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criminal records

An arrest record can significantly disrupt a person’s life. Many Californians who have served time for a conviction struggle to find employment, secure loans, and acquire housing. Unfortunately, many of the said individuals do not know that there is an avenue of recourse that could dramatically change their lives—petitioning the court to seal a person’s arrest record.

Existing law authorizes a person who was arrested and has successfully completed a pre-filing diversion program, a specified drug diversion program, et al. to have their record sealed. When such petitions are approved, the crime for which the defendant was charged is deemed to have never occurred.

Low-level offenders can seal their records, in many cases, but most eligible offenders are not privy to this information and are “living in a paper prison,” says San Francisco District Attorney George Gascon. California Assemblyman Phil Ting of San Francisco has introduced a bill that would automatically clear some 8 million criminal convictions eligible for sealing, Capital Public Radio reports. AB 1076, Criminal records: automatic relief would require the Department of Justice to review the records in the state summary criminal history information database and to identify those who are eligible for having their record sealed, and seal the said records without a petition.

Sealing Criminal Records

If passed, law enforcement databases would hold records of a low-level offender’s conviction, but background check agencies and the general public would be unable to find evidence of a person’s past transgressions. It is important to note that sex offenders and those who served time in prison are ineligible for utilizing the benefits of AB 1076.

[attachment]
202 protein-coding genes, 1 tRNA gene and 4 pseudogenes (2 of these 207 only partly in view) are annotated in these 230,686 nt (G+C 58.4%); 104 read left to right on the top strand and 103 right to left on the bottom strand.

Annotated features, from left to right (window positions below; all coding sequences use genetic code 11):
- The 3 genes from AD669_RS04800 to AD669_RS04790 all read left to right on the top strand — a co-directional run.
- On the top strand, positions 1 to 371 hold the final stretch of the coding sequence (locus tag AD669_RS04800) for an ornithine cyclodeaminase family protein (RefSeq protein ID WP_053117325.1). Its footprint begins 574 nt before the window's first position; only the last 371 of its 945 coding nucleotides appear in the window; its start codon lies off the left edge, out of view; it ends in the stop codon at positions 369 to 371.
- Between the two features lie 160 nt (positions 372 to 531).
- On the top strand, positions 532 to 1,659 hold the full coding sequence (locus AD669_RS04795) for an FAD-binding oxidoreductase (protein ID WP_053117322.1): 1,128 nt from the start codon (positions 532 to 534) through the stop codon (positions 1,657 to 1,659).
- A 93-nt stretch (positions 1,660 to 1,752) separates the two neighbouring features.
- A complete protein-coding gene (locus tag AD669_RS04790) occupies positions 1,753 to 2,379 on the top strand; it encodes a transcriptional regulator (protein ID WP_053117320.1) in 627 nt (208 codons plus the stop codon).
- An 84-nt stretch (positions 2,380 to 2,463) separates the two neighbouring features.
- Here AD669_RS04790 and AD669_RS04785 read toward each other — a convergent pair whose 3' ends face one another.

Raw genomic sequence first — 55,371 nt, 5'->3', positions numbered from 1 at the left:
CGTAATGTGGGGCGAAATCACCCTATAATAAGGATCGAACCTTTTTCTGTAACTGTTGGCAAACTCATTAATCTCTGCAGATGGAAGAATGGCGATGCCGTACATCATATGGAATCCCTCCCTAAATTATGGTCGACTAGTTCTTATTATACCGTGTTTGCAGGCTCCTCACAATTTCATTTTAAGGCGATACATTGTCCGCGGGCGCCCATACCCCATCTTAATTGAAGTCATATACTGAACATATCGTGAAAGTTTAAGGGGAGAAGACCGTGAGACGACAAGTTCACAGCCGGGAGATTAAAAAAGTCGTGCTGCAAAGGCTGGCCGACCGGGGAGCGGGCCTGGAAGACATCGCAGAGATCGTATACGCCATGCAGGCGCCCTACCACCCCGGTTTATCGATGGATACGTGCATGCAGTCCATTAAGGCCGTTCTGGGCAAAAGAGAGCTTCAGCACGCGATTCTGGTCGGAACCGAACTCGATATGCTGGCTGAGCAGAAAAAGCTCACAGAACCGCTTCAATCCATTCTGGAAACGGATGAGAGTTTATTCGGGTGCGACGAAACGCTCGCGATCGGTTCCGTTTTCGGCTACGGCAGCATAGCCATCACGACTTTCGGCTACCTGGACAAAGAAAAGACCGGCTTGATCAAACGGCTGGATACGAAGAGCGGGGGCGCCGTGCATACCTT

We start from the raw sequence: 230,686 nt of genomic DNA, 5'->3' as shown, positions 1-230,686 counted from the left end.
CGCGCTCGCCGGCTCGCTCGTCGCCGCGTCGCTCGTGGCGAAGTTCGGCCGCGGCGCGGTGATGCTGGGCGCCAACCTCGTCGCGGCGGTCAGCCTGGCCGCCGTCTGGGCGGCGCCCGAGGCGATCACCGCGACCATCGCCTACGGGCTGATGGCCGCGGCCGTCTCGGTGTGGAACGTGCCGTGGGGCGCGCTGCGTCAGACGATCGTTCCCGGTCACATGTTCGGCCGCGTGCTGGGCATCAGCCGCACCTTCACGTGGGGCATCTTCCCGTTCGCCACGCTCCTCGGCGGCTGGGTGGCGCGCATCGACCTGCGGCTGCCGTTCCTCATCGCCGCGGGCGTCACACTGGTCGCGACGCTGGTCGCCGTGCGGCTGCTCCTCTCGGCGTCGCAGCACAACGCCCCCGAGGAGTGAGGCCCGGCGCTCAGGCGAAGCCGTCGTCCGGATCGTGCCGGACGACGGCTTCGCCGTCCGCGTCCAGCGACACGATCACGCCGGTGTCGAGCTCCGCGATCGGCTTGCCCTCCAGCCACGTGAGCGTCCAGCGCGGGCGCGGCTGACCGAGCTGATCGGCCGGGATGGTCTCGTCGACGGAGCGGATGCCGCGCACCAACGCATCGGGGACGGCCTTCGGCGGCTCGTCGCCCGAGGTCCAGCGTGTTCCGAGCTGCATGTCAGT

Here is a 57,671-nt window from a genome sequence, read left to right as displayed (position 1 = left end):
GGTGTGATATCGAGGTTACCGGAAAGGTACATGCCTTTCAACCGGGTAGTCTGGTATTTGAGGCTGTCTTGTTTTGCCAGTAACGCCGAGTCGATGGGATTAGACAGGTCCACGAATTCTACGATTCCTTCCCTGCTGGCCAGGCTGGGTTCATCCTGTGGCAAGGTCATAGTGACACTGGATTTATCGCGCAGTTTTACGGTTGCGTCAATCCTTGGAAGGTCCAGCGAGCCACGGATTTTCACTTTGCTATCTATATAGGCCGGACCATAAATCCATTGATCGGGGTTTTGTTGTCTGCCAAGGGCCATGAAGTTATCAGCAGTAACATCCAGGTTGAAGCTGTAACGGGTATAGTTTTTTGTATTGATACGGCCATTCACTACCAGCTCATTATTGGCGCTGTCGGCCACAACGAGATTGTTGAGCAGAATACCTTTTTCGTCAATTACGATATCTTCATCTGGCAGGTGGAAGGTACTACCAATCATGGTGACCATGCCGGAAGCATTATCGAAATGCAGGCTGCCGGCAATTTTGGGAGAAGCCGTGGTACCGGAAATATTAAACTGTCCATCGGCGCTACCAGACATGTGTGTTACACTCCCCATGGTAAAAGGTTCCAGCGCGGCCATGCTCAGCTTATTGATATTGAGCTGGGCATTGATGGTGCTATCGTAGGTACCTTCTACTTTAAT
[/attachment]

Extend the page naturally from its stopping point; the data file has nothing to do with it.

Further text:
“There has been such a focus on rehabilitation in Sacramento,” Ting said. “Rehabilitation begins with a fresh start. You can’t get a fresh start with something still on your record.” 

A similar practice of sealing records was used in San Francisco following the legalization of marijuana, according to the article. Rather than have people go through the long process of petitioning the courts to have their record sealed, the San Francisco District Attorney’s Office automatically erased 9,000 marijuana convictions eligible for sealing. AB 1076 would use the same method for other low-level offenders throughout the state.

“This is very low-level technology,” Gascon said. “It will provide relief to people who are unable to get jobs and housing.”


Southern California Criminal Defense Attorney

The Law Office of Ronald G. Brower can assist you or a loved one who is facing legal trouble. Attorney Brower has a long history of bringing about favorable outcomes in some of the most challenging cases. Please contact our office today to learn more.

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